Misdiagnosis after Misdiagnosis
Ever try to google your symptoms to figure out what’s wrong with you? I think we all have at some point. Is it a cold? A virus? Cancer? We’re normally left with a long list of potential illnesses or conditions we might have. So, eventually we go to the doctor and the educated expert informs us of our real diagnosis.
Well, this is quite the opposite story of Maryjane Behforouz. The 48-year-old living in Indiana went to three different specialists to try to figure out why one of her ears was making a constant clicking noise. The noise was extremely loud and it bothered her day and night. But it seemed as if no doctor, diet, injection, or acupuncture treatment made any real difference.
It started in 2015 when she felt something strange deep in her ear. She figured it was just residual water. But as time passed she started to notice hearing loss in that ear.
She was told by three ENTs she had nerve damage, possibly an autoimmune condition, or maybe an inner ear disorder called Meniere’s disease. However, Behforouz had no family history of any ear condition and was missing symptoms that are typical for Meniere’s. Nonetheless, she took the prescribed steroid injections.
Things only got worse. She had to do something.
So, she turned to Google to try to find something or someone who could help her.
The internet as a resource
This wasn’t the first time she’d done that. In 2007 it’s how she found out she had the BRCA1 gene mutation. The mutation increases women’s risk of developing breast cancer and ovarian cancer.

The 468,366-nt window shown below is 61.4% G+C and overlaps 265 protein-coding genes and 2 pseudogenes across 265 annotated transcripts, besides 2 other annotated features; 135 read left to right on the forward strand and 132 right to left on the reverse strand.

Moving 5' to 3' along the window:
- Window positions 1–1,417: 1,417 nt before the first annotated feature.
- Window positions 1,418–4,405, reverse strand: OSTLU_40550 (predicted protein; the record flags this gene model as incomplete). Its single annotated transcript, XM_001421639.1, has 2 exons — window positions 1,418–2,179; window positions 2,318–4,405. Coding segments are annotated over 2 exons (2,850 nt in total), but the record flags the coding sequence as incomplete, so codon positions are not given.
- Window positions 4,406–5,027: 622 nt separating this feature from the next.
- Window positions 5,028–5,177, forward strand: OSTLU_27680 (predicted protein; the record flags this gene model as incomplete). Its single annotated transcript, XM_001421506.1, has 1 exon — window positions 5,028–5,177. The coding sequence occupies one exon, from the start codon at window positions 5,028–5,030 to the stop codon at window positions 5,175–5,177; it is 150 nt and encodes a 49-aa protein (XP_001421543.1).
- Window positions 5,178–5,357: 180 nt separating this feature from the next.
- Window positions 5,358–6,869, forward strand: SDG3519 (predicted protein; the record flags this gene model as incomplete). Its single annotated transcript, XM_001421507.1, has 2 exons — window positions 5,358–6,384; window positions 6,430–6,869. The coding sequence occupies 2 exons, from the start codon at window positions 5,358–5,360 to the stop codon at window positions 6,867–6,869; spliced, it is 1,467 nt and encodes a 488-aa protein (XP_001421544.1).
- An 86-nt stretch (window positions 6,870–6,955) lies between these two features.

“An estimated 72 percent of women with the mutation will develop breast cancer by age 80 (compared with 12 per cent of average-risk women) and 44 per cent will develop ovarian cancer (compared with 1 per cent.)”
After extensive research, Behforouz decided to have a double mastectomy and a total hysterectomy as means to prevent the cancer. It was a radical decision, but Behforouz trusted herself, her doctors, and the research she’d done and she knew that the choice was the right one for her. Unfortunately, that choice never would have been possible had she not done so much research on her own about her options.
Going through a similar pattern of research for her ear, Behforouz found Doctor Konstantina Stankovic, a Harvard and MIT graduate who she thought may be able to help her. So, she called her office, made an appointment, and traveled to Boston to see what she could do.
Meeting with Stankovic
“It was her story that really told me what it probably was,” Stankovic said. “You really have to listen to a patient’s story to even think of it.”
Radical right? Listening to the patient helps you better serve them.
Stankovic found that Behforouz didn’t have nerve damage. She had a Malleus Fracture. She’d been misdiagnosed.
Luckily for Behforouz, Malleus fractures can sometimes be fixed surgically. Behforouz opted to try it.
Turns out, it wasn’t the malleus bone at all but the incus which was fractured. But the fracture could be fixed during the same surgery and it was successful!
Moral of the story is, if Behforouz had REALLY been listened to in the beginning, her problem may have been solved much faster. And, if Behforouz hadn’t taken control of researching her options with the BRCA1 gene herself, she wouldn’t have been able to make the decision she did. It’s far too easy for healthcare professionals to become to methodological in their work. They rely and operate around on their knowledge of the norm instead of truly thinking about each patient as an individual with a unique history and a unique story.
Yes, there needs to be change at the institutional level. But until then, don’t forget you can stand up for yourself and take control of your own health.
Read Behforouz’s story in full here.